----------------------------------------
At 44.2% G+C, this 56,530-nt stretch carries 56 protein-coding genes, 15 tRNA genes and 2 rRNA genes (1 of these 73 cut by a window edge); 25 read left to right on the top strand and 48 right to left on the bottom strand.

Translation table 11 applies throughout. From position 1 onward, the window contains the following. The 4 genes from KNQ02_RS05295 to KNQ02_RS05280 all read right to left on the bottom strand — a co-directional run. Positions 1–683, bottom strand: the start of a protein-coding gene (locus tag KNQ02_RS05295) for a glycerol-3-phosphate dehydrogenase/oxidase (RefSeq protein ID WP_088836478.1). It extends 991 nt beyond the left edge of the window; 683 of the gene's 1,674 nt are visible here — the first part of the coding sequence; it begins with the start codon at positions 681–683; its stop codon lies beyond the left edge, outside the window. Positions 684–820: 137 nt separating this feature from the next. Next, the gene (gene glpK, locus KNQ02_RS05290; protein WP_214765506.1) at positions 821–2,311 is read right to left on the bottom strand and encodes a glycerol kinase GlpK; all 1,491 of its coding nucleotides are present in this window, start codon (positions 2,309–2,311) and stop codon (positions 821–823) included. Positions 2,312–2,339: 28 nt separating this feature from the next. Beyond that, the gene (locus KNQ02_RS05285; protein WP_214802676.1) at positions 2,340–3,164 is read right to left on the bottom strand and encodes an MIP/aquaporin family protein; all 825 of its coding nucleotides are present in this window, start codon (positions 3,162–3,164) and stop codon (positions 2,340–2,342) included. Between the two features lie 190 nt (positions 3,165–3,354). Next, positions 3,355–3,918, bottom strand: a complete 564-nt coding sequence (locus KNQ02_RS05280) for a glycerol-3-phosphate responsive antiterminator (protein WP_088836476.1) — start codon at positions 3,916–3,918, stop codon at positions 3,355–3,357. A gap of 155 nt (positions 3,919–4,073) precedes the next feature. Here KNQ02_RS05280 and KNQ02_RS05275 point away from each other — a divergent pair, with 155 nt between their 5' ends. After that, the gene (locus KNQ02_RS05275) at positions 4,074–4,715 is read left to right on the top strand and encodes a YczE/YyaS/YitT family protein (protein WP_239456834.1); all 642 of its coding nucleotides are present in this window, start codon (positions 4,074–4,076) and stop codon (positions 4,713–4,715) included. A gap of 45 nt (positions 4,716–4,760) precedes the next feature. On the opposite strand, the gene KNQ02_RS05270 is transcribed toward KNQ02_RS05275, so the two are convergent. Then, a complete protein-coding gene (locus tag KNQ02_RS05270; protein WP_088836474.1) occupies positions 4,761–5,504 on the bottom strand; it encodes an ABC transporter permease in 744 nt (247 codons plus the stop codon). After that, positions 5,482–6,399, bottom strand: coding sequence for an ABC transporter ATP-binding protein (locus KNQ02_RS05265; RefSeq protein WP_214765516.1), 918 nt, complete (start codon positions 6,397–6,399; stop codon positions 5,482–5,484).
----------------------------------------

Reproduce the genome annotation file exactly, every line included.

At 44.2% G+C, this 56,530-nt stretch carries 56 protein-coding genes, 15 tRNA genes and 2 rRNA genes (1 of these 73 cut by a window edge); 25 read left to right on the top strand and 48 right to left on the bottom strand.

Translation table 11 applies throughout. From position 1 onward, the window contains the following. The 4 genes from KNQ02_RS05295 to KNQ02_RS05280 all read right to left on the bottom strand — a co-directional run. Positions 1–683, bottom strand: the start of a protein-coding gene (locus tag KNQ02_RS05295) for a glycerol-3-phosphate dehydrogenase/oxidase (RefSeq protein ID WP_088836478.1). It extends 991 nt beyond the left edge of the window; 683 of the gene's 1,674 nt are visible here — the first part of the coding sequence; it begins with the start codon at positions 681–683; its stop codon lies beyond the left edge, outside the window. Positions 684–820: 137 nt separating this feature from the next. Next, the gene (gene glpK, locus KNQ02_RS05290; protein WP_214765506.1) at positions 821–2,311 is read right to left on the bottom strand and encodes a glycerol kinase GlpK; all 1,491 of its coding nucleotides are present in this window, start codon (positions 2,309–2,311) and stop codon (positions 821–823) included. Positions 2,312–2,339: 28 nt separating this feature from the next. Beyond that, the gene (locus KNQ02_RS05285; protein WP_214802676.1) at positions 2,340–3,164 is read right to left on the bottom strand and encodes an MIP/aquaporin family protein; all 825 of its coding nucleotides are present in this window, start codon (positions 3,162–3,164) and stop codon (positions 2,340–2,342) included. Between the two features lie 190 nt (positions 3,165–3,354). Next, positions 3,355–3,918, bottom strand: a complete 564-nt coding sequence (locus KNQ02_RS05280) for a glycerol-3-phosphate responsive antiterminator (protein WP_088836476.1) — start codon at positions 3,916–3,918, stop codon at positions 3,355–3,357. A gap of 155 nt (positions 3,919–4,073) precedes the next feature. Here KNQ02_RS05280 and KNQ02_RS05275 point away from each other — a divergent pair, with 155 nt between their 5' ends. After that, the gene (locus KNQ02_RS05275) at positions 4,074–4,715 is read left to right on the top strand and encodes a YczE/YyaS/YitT family protein (protein WP_239456834.1); all 642 of its coding nucleotides are present in this window, start codon (positions 4,074–4,076) and stop codon (positions 4,713–4,715) included. A gap of 45 nt (positions 4,716–4,760) precedes the next feature. On the opposite strand, the gene KNQ02_RS05270 is transcribed toward KNQ02_RS05275, so the two are convergent. Then, a complete protein-coding gene (locus tag KNQ02_RS05270; protein WP_088836474.1) occupies positions 4,761–5,504 on the bottom strand; it encodes an ABC transporter permease in 744 nt (247 codons plus the stop codon). After that, positions 5,482–6,399, bottom strand: coding sequence for an ABC transporter ATP-binding protein (locus KNQ02_RS05265; RefSeq protein WP_214765516.1), 918 nt, complete (start codon positions 6,397–6,399; stop codon positions 5,482–5,484).